Quatrain Stanza: a-b-A1-A2
To break this down:
- In the first stanza of three lines, you establish a phrase to repeat (refrain) in the first and third lines.
- Repeat refrain from the first line of the first stanza in the third line of the second and fourth stanzas.
- Repeat refrain from the third line of the first stanza in the third line of the third and fifth stanzas.
- Repeat refrain from the first and third lines of first stanza in the last two lines of the sixth stanza.
- “The House on the Hill” by Edwin Arlington Robinson
- “Condemned Site” by Mona Van Duyn
- “I Understand” by Amy Ludwig VanDerwater
Another form of poetry with a French origin is acrostic. In this type of poem, the first letter of each line to spell a word. Then, you follow these initial letters with a description of your word. No line requirement, meter, or rhyme scheme is necessary.
Washes away impurities
Narrative poetry is divided into four types: Epic, ballad, idyll, and lay. Unlike other types of poems that have a specific rhyme scheme requirement, narrative poetries do not have one.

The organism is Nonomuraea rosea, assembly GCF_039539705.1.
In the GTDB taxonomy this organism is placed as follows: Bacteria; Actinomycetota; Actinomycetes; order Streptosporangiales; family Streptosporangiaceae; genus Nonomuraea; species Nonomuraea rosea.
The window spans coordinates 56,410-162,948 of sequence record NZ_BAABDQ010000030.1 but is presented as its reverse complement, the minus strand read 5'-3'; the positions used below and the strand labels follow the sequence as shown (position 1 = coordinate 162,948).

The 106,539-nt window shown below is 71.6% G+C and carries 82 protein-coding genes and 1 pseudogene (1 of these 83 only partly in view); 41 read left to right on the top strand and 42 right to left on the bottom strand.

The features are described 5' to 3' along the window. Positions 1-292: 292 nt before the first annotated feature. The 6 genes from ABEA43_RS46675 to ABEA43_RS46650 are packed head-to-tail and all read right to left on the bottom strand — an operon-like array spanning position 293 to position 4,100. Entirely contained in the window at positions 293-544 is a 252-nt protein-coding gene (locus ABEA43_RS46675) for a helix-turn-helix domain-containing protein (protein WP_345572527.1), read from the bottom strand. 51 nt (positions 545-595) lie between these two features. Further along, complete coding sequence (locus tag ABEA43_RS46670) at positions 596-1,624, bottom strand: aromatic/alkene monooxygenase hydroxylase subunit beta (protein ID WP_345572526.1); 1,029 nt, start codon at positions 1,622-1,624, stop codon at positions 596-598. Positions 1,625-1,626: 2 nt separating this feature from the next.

- “A Visit from St. Nicolas” by Clement Clarke Moore
- “The Road Not Taken” by Robert Frost
- “The Rave” by Edgar Allan Poe
Of all of the types of poems, this is the most artistic because you can arrange words to create the shape of an object. This is why concrete poems are also referred to as shape poems or typography. Keep in mind that you are not bound to a set meter or rhyme scheme. Instead, you focus on space and word positioning to draw in your readers.
- “Mad Girl’s Love Song” by Sylvia Plath
- “Swan and Shadow” by John Hollander
- “Footprint” (Unknown author)
- “Easter Wings” by George Herbert